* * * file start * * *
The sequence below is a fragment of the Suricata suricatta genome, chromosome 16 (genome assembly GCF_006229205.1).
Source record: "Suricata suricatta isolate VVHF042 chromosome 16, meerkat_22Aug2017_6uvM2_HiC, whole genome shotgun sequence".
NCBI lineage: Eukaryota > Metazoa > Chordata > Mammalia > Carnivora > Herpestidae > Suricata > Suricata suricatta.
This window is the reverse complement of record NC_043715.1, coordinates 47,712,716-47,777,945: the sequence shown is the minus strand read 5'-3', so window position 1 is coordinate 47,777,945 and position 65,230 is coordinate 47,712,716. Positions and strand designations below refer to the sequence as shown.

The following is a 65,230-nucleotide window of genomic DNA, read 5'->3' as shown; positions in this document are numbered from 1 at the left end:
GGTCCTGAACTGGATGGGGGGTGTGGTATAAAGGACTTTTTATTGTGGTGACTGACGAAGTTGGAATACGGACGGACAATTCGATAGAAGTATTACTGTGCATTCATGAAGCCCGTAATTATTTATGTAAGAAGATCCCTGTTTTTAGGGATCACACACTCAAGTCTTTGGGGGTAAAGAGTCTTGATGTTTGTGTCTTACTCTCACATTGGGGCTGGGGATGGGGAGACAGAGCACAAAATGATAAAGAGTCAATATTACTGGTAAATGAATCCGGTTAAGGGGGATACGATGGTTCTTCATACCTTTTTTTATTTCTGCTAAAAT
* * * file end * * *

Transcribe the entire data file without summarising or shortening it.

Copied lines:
The sequence below is a fragment of the Suricata suricatta genome, chromosome 16 (genome assembly GCF_006229205.1).
Source record: "Suricata suricatta isolate VVHF042 chromosome 16, meerkat_22Aug2017_6uvM2_HiC, whole genome shotgun sequence".
NCBI lineage: Eukaryota > Metazoa > Chordata > Mammalia > Carnivora > Herpestidae > Suricata > Suricata suricatta.
This window is the reverse complement of record NC_043715.1, coordinates 47,712,716-47,777,945: the sequence shown is the minus strand read 5'-3', so window position 1 is coordinate 47,777,945 and position 65,230 is coordinate 47,712,716. Positions and strand designations below refer to the sequence as shown.

The following is a 65,230-nucleotide window of genomic DNA, read 5'->3' as shown; positions in this document are numbered from 1 at the left end:
GGTCCTGAACTGGATGGGGGGTGTGGTATAAAGGACTTTTTATTGTGGTGACTGACGAAGTTGGAATACGGACGGACAATTCGATAGAAGTATTACTGTGCATTCATGAAGCCCGTAATTATTTATGTAAGAAGATCCCTGTTTTTAGGGATCACACACTCAAGTCTTTGGGGGTAAAGAGTCTTGATGTTTGTGTCTTACTCTCACATTGGGGCTGGGGATGGGGAGACAGAGCACAAAATGATAAAGAGTCAATATTACTGGTAAATGAATCCGGTTAAGGGGGATACGATGGTTCTTCATACCTTTTTTTATTTCTGCTAAAAT